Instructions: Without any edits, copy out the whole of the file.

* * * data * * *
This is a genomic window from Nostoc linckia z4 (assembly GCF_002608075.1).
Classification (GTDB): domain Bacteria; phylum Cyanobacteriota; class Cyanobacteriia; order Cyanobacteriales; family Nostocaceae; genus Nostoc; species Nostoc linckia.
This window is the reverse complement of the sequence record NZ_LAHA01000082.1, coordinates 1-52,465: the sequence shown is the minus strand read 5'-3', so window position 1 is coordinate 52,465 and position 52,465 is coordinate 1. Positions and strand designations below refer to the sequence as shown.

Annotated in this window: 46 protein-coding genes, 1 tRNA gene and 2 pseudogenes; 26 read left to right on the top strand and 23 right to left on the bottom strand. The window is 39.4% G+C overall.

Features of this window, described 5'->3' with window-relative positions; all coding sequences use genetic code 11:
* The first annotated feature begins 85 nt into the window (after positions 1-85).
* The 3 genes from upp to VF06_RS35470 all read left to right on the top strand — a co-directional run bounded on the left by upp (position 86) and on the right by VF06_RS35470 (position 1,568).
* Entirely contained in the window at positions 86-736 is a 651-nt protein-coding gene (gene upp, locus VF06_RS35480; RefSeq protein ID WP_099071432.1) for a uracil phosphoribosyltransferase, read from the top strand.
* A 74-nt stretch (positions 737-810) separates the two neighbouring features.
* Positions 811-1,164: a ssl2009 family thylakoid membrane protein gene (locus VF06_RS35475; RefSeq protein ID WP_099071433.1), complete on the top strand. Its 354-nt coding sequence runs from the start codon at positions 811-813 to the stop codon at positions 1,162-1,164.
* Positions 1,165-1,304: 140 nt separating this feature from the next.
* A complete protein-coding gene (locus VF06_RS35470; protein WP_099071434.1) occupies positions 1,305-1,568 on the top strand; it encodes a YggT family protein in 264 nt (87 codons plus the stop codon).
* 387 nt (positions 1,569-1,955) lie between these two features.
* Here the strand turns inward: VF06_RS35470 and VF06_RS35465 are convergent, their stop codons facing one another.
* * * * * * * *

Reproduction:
This is a genomic window from Nostoc linckia z4 (assembly GCF_002608075.1).
Classification (GTDB): domain Bacteria; phylum Cyanobacteriota; class Cyanobacteriia; order Cyanobacteriales; family Nostocaceae; genus Nostoc; species Nostoc linckia.
This window is the reverse complement of the sequence record NZ_LAHA01000082.1, coordinates 1-52,465: the sequence shown is the minus strand read 5'-3', so window position 1 is coordinate 52,465 and position 52,465 is coordinate 1. Positions and strand designations below refer to the sequence as shown.

Annotated in this window: 46 protein-coding genes, 1 tRNA gene and 2 pseudogenes; 26 read left to right on the top strand and 23 right to left on the bottom strand. The window is 39.4% G+C overall.

Features of this window, described 5'->3' with window-relative positions; all coding sequences use genetic code 11:
* The first annotated feature begins 85 nt into the window (after positions 1-85).
* The 3 genes from upp to VF06_RS35470 all read left to right on the top strand — a co-directional run bounded on the left by upp (position 86) and on the right by VF06_RS35470 (position 1,568).
* Entirely contained in the window at positions 86-736 is a 651-nt protein-coding gene (gene upp, locus VF06_RS35480; RefSeq protein ID WP_099071432.1) for a uracil phosphoribosyltransferase, read from the top strand.
* A 74-nt stretch (positions 737-810) separates the two neighbouring features.
* Positions 811-1,164: a ssl2009 family thylakoid membrane protein gene (locus VF06_RS35475; RefSeq protein ID WP_099071433.1), complete on the top strand. Its 354-nt coding sequence runs from the start codon at positions 811-813 to the stop codon at positions 1,162-1,164.
* Positions 1,165-1,304: 140 nt separating this feature from the next.
* A complete protein-coding gene (locus VF06_RS35470; protein WP_099071434.1) occupies positions 1,305-1,568 on the top strand; it encodes a YggT family protein in 264 nt (87 codons plus the stop codon).
* 387 nt (positions 1,569-1,955) lie between these two features.
* Here the strand turns inward: VF06_RS35470 and VF06_RS35465 are convergent, their stop codons facing one another.